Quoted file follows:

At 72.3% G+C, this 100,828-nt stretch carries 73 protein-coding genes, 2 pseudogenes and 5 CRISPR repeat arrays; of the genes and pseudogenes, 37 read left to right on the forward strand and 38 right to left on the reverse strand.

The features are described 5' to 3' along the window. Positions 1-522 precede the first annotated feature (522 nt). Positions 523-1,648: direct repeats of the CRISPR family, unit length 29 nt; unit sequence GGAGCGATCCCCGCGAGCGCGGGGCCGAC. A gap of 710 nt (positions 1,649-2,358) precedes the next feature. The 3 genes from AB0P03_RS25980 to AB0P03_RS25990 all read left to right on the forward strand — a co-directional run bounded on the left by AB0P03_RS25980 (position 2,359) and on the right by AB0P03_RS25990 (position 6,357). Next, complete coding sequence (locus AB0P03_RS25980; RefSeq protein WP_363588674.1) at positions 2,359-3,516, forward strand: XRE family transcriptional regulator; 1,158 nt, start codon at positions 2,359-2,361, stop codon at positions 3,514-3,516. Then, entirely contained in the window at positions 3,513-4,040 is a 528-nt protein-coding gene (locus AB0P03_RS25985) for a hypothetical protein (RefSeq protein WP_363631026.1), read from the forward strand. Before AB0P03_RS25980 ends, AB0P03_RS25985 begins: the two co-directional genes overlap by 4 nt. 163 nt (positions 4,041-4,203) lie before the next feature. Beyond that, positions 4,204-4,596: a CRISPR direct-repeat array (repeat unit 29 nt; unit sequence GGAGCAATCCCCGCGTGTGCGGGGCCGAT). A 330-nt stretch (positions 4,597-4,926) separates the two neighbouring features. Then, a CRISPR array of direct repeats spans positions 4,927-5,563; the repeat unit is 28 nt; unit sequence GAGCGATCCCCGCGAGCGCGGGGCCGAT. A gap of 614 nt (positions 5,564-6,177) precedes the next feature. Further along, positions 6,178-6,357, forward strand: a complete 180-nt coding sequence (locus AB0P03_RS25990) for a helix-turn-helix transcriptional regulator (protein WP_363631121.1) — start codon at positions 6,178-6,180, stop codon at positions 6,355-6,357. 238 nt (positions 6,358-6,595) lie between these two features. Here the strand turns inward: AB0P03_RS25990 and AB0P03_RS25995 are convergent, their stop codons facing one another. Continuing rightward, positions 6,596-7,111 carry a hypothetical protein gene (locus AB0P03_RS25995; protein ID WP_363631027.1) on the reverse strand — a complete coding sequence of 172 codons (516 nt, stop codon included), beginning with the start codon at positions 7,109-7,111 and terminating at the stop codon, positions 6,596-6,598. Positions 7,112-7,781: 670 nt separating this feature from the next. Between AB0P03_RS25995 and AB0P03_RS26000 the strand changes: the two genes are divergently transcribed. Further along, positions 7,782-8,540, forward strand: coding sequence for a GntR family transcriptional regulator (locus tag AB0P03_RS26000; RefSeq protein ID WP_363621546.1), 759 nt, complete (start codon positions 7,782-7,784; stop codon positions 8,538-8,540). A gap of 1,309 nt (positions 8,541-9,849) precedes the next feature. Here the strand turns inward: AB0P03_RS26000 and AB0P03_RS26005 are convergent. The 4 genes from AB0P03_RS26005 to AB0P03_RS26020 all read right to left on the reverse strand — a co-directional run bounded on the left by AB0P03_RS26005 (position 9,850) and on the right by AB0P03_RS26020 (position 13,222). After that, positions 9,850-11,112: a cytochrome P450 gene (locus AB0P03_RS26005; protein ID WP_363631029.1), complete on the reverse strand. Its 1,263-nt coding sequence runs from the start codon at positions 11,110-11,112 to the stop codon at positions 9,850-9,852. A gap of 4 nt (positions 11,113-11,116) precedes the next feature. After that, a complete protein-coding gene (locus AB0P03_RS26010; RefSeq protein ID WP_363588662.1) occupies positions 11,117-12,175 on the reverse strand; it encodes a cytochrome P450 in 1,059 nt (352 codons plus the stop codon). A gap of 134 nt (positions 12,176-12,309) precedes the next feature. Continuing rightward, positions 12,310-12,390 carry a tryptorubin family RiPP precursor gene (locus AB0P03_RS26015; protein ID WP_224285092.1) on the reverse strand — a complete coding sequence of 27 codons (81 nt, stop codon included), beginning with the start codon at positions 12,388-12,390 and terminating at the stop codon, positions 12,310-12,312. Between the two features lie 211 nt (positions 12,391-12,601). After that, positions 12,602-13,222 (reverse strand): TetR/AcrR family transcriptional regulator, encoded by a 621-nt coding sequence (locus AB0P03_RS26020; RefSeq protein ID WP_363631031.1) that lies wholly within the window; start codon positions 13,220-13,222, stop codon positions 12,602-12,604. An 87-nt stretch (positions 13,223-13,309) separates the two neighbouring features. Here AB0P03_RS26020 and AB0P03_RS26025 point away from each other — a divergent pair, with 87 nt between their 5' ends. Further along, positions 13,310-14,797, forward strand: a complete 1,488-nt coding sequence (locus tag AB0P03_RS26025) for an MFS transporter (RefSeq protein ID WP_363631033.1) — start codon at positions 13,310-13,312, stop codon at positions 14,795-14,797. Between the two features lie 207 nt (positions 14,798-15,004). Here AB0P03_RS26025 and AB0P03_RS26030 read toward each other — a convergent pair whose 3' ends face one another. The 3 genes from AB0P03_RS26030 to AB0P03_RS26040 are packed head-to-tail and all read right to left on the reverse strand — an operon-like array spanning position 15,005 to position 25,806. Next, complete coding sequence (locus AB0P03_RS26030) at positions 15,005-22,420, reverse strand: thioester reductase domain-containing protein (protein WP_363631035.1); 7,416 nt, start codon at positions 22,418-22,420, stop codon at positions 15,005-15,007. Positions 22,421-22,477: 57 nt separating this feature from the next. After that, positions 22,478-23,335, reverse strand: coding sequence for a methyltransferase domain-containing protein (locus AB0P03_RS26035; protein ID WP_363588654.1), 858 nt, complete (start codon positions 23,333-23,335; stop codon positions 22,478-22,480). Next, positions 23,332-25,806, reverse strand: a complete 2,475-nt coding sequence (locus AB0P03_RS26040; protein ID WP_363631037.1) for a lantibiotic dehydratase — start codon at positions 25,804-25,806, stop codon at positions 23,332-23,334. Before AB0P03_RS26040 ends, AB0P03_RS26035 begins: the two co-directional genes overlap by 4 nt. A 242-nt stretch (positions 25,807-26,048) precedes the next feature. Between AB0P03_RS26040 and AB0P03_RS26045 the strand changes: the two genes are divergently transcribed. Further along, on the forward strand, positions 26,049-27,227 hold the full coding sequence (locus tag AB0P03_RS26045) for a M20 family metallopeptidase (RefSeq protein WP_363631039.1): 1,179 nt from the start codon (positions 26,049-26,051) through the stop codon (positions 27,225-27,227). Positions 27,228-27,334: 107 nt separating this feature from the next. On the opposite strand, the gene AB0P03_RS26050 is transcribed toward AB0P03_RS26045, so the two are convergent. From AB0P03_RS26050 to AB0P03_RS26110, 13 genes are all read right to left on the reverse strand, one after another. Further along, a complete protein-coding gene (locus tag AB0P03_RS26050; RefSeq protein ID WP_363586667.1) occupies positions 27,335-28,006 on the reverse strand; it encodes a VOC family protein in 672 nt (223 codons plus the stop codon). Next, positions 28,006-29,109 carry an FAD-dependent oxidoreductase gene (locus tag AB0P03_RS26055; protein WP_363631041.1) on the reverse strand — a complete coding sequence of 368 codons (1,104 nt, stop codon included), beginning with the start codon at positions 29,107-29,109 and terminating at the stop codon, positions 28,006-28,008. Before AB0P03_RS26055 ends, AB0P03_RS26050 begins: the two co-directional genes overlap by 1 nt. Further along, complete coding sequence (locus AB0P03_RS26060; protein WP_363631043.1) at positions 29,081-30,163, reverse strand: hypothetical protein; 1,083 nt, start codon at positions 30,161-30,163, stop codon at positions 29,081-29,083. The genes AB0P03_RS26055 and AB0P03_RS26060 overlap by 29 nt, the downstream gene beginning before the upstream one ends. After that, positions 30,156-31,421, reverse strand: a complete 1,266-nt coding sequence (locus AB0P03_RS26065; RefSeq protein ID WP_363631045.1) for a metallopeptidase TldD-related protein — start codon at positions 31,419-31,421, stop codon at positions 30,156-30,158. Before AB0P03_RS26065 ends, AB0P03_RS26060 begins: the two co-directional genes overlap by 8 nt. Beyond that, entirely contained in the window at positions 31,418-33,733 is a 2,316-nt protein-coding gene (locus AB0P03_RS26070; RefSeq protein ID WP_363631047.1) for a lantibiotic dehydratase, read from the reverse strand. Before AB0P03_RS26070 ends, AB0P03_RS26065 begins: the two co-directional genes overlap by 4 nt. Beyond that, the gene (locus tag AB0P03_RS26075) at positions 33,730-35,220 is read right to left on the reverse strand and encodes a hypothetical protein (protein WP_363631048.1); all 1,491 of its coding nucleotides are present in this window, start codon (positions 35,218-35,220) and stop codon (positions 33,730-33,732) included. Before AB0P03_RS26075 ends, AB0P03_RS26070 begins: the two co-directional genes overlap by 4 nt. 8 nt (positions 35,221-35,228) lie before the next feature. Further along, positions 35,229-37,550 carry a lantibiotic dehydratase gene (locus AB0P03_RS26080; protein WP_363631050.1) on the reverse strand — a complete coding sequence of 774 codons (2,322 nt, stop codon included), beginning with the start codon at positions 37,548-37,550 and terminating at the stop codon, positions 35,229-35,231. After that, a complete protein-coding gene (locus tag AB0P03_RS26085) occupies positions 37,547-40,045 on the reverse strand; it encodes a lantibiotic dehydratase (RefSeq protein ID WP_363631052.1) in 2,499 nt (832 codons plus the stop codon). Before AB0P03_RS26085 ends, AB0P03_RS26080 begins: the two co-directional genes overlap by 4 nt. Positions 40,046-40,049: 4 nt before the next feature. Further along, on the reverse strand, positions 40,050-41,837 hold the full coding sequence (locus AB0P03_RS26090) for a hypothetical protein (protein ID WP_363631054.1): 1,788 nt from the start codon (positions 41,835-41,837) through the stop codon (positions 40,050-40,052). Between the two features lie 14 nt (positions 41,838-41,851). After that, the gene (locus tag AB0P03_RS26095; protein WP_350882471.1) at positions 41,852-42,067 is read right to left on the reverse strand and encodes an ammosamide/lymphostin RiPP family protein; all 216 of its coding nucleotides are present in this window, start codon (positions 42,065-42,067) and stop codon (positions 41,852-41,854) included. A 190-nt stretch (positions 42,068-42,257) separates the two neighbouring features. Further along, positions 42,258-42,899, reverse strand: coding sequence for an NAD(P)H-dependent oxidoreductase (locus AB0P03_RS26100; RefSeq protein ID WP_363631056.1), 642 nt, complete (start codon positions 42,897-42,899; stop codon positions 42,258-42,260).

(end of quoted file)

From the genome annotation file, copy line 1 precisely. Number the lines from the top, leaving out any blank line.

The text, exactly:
At 72.3% G+C, this 100,828-nt stretch carries 73 protein-coding genes, 2 pseudogenes and 5 CRISPR repeat arrays; of the genes and pseudogenes, 37 read left to right on the forward strand and 38 right to left on the reverse strand.